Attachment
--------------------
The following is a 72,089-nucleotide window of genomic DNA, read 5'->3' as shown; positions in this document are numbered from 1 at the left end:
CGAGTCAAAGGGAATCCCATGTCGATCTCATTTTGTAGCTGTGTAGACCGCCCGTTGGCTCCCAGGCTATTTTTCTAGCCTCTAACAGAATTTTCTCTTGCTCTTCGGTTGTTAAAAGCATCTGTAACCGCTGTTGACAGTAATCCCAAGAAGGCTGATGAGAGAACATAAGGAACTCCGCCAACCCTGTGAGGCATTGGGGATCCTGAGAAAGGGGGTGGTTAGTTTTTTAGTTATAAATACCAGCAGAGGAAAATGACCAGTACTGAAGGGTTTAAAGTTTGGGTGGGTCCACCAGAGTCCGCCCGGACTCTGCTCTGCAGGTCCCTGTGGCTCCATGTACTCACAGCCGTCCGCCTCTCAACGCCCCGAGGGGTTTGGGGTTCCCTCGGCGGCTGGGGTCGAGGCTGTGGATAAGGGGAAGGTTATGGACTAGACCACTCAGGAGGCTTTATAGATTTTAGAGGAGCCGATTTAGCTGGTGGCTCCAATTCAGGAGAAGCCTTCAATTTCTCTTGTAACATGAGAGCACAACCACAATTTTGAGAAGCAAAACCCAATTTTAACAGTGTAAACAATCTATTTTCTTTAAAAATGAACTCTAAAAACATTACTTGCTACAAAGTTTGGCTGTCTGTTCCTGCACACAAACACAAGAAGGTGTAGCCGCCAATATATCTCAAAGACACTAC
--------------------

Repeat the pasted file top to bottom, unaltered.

The following is a 72,089-nucleotide window of genomic DNA, read 5'->3' as shown; positions in this document are numbered from 1 at the left end:
CGAGTCAAAGGGAATCCCATGTCGATCTCATTTTGTAGCTGTGTAGACCGCCCGTTGGCTCCCAGGCTATTTTTCTAGCCTCTAACAGAATTTTCTCTTGCTCTTCGGTTGTTAAAAGCATCTGTAACCGCTGTTGACAGTAATCCCAAGAAGGCTGATGAGAGAACATAAGGAACTCCGCCAACCCTGTGAGGCATTGGGGATCCTGAGAAAGGGGGTGGTTAGTTTTTTAGTTATAAATACCAGCAGAGGAAAATGACCAGTACTGAAGGGTTTAAAGTTTGGGTGGGTCCACCAGAGTCCGCCCGGACTCTGCTCTGCAGGTCCCTGTGGCTCCATGTACTCACAGCCGTCCGCCTCTCAACGCCCCGAGGGGTTTGGGGTTCCCTCGGCGGCTGGGGTCGAGGCTGTGGATAAGGGGAAGGTTATGGACTAGACCACTCAGGAGGCTTTATAGATTTTAGAGGAGCCGATTTAGCTGGTGGCTCCAATTCAGGAGAAGCCTTCAATTTCTCTTGTAACATGAGAGCACAACCACAATTTTGAGAAGCAAAACCCAATTTTAACAGTGTAAACAATCTATTTTCTTTAAAAATGAACTCTAAAAACATTACTTGCTACAAAGTTTGGCTGTCTGTTCCTGCACACAAACACAAGAAGGTGTAGCCGCCAATATATCTCAAAGACACTAC